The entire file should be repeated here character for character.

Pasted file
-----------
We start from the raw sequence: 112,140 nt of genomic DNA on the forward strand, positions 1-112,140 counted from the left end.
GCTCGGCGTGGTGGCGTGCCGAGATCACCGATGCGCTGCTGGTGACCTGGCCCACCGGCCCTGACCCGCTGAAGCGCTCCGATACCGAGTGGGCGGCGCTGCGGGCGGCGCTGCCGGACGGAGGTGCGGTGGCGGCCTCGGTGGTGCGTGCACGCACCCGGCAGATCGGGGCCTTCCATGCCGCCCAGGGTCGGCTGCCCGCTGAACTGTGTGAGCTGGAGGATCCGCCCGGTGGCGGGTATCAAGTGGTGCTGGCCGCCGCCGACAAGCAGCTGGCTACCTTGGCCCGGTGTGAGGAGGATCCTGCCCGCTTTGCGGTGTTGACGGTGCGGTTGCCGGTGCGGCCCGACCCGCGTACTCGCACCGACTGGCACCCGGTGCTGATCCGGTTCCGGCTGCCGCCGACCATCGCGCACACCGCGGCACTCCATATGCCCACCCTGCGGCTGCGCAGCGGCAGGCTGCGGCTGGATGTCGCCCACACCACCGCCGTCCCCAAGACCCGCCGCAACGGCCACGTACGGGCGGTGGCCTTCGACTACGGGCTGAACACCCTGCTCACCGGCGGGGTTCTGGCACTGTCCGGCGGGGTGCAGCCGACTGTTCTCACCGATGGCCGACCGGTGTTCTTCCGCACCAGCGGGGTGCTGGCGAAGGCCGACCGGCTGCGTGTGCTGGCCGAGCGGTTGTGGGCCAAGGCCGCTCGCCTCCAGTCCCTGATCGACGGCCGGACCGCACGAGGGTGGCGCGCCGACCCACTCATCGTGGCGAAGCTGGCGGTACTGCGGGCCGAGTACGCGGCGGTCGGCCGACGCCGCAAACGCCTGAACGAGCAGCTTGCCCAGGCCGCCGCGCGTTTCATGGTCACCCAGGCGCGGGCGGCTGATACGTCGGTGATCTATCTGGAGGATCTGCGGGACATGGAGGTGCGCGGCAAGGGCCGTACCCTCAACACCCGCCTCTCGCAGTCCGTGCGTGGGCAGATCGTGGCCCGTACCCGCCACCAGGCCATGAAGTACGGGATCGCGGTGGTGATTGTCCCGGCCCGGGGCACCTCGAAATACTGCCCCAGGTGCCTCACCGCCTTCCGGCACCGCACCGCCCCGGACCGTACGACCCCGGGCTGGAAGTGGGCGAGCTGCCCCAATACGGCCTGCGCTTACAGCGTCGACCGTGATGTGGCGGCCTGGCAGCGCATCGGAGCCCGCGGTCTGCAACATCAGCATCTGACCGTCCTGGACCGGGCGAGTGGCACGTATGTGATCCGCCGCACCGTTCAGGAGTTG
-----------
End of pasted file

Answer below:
We start from the raw sequence: 112,140 nt of genomic DNA on the forward strand, positions 1-112,140 counted from the left end.
GCTCGGCGTGGTGGCGTGCCGAGATCACCGATGCGCTGCTGGTGACCTGGCCCACCGGCCCTGACCCGCTGAAGCGCTCCGATACCGAGTGGGCGGCGCTGCGGGCGGCGCTGCCGGACGGAGGTGCGGTGGCGGCCTCGGTGGTGCGTGCACGCACCCGGCAGATCGGGGCCTTCCATGCCGCCCAGGGTCGGCTGCCCGCTGAACTGTGTGAGCTGGAGGATCCGCCCGGTGGCGGGTATCAAGTGGTGCTGGCCGCCGCCGACAAGCAGCTGGCTACCTTGGCCCGGTGTGAGGAGGATCCTGCCCGCTTTGCGGTGTTGACGGTGCGGTTGCCGGTGCGGCCCGACCCGCGTACTCGCACCGACTGGCACCCGGTGCTGATCCGGTTCCGGCTGCCGCCGACCATCGCGCACACCGCGGCACTCCATATGCCCACCCTGCGGCTGCGCAGCGGCAGGCTGCGGCTGGATGTCGCCCACACCACCGCCGTCCCCAAGACCCGCCGCAACGGCCACGTACGGGCGGTGGCCTTCGACTACGGGCTGAACACCCTGCTCACCGGCGGGGTTCTGGCACTGTCCGGCGGGGTGCAGCCGACTGTTCTCACCGATGGCCGACCGGTGTTCTTCCGCACCAGCGGGGTGCTGGCGAAGGCCGACCGGCTGCGTGTGCTGGCCGAGCGGTTGTGGGCCAAGGCCGCTCGCCTCCAGTCCCTGATCGACGGCCGGACCGCACGAGGGTGGCGCGCCGACCCACTCATCGTGGCGAAGCTGGCGGTACTGCGGGCCGAGTACGCGGCGGTCGGCCGACGCCGCAAACGCCTGAACGAGCAGCTTGCCCAGGCCGCCGCGCGTTTCATGGTCACCCAGGCGCGGGCGGCTGATACGTCGGTGATCTATCTGGAGGATCTGCGGGACATGGAGGTGCGCGGCAAGGGCCGTACCCTCAACACCCGCCTCTCGCAGTCCGTGCGTGGGCAGATCGTGGCCCGTACCCGCCACCAGGCCATGAAGTACGGGATCGCGGTGGTGATTGTCCCGGCCCGGGGCACCTCGAAATACTGCCCCAGGTGCCTCACCGCCTTCCGGCACCGCACCGCCCCGGACCGTACGACCCCGGGCTGGAAGTGGGCGAGCTGCCCCAATACGGCCTGCGCTTACAGCGTCGACCGTGATGTGGCGGCCTGGCAGCGCATCGGAGCCCGCGGTCTGCAACATCAGCATCTGACCGTCCTGGACCGGGCGAGTGGCACGTATGTGATCCGCCGCACCGTTCAGGAGTTG